After that, you listened to Elvis Costello?
Mike: Yeah, his first four or five records, I'm a fan of it for sure. You reminded me, I think I'm gonna Spotify it and listen to it for the rest of the day. (laughs)
What are the other influences on the album?
Mike: I would stay a lot of Chris Cornell kind of projects: Audioslave. AC/DC. A lot of that kind of guitar riffs. Some Beatles as well, all of us are big Beatles' fans. When we were writing the music, Taylor was really diving deep with a lot of Paul and John stuff. Those were really big influences.
Because, all the reviews of your album compare you to The Black Keys, Royal Blood, The Rolling Stones, Jet… So will rock n'roll always be about looking at the past?
Mike: I think, with every type of music it's an easy way to explain what something sounds like. I do that all the time and I think most musicians think: "oh that sounds like a Black Sabbath riff" or "that sounds like Royal Blood". Rock n'roll was awesome back then but I still think it's pretty sweet now. There are so many good bands: Kings Of Leon is so so good.
The Black Keys were a main influence for your album, is it?
Mike: I would stay that style of music is for sure.
Because, "Highway" reminds of them.
Mike: Yeah, it's got that vibe for sure.
On "I'm Not Laughing Now" you used a cereal box sound and a bathtub sound?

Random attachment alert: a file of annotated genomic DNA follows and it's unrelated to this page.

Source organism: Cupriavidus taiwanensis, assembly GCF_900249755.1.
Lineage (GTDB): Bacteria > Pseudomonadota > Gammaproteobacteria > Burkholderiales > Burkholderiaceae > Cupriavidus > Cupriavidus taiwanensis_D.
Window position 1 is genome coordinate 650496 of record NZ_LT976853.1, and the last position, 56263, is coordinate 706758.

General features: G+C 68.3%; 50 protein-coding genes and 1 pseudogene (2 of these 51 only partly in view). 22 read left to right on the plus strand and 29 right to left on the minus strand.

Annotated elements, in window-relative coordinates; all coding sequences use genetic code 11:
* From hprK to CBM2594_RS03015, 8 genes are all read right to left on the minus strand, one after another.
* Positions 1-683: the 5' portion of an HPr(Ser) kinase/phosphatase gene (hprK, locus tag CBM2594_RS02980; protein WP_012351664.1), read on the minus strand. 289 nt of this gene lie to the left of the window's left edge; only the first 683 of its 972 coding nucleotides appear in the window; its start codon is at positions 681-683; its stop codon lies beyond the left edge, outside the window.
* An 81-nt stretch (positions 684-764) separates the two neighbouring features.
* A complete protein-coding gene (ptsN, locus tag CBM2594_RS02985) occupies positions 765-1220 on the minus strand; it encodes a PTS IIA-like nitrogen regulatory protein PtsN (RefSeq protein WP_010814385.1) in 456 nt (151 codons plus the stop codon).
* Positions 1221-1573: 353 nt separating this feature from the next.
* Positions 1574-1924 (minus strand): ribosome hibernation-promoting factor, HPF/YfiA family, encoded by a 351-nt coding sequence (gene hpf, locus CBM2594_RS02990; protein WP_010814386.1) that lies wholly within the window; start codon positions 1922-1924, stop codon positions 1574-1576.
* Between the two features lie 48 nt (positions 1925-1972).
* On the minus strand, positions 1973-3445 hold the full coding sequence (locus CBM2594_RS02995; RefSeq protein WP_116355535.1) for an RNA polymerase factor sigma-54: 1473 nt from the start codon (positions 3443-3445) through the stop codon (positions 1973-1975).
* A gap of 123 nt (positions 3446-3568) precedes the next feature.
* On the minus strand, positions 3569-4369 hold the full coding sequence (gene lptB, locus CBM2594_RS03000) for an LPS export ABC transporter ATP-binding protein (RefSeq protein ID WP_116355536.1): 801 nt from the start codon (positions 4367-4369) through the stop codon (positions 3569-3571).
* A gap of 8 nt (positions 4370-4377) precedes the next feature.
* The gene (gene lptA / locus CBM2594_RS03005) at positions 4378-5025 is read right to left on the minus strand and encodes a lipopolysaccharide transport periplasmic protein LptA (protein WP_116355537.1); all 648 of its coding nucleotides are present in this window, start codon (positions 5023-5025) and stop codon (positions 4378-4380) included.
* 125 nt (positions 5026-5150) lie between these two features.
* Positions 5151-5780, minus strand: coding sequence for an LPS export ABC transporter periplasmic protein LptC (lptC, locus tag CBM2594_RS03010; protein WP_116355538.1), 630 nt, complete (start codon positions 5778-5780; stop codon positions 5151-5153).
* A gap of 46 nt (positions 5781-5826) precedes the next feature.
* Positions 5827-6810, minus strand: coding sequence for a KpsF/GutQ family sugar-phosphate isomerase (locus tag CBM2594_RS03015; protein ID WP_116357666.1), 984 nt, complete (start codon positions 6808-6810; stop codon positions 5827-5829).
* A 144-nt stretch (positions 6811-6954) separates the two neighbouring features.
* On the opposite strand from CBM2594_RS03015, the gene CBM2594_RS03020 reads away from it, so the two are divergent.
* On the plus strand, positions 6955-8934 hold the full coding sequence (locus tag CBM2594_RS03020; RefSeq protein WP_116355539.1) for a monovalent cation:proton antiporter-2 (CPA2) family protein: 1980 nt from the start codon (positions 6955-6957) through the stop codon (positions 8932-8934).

Mike: Yeah! (laughs) The working title for that song was "Cereal Box". Taylor spends a lot of time in the bathtub (laughs) and he was actually in the tub and came up with that melody. It was like a big style and he made up that drum kit. And he was probably eating cheerios in the bathtub and he had the box so he recorded a quick demo with that in the empty bathtub, he was like "what a wicked drum sound!". And they had this old piano in the bedroom so he just did that simple piano line. Actually, we sampled the drum sound of the cereal box sound and the bass drum sound of the tub and used that on the recording of the album.
So you're going to use that tonight?
Mike: Not live tonight (laughs). We're going to incorporate that for sure. We used some of the samples down the road. But it was cool to hear.
Do you think living in Canada influenced your music?
Mike: I would say so. Songs like "Free" and "Erase You", about breaking free and doing something a little bit differently. Because we're from a small town, like 35 000 people (ed. Orillia, Ontario). It's a lovely town, there is a decent amount going on but it was kind of like: get out, do something, have fun, meet new people, that kind of fun sort of vibe. Now that we've been other places and seen other cities in Canada and the United States and seen all these amazing places like Paris. It still makes us appreciate our home, even more.
Are you going to do other shows in Europe in the next weeks?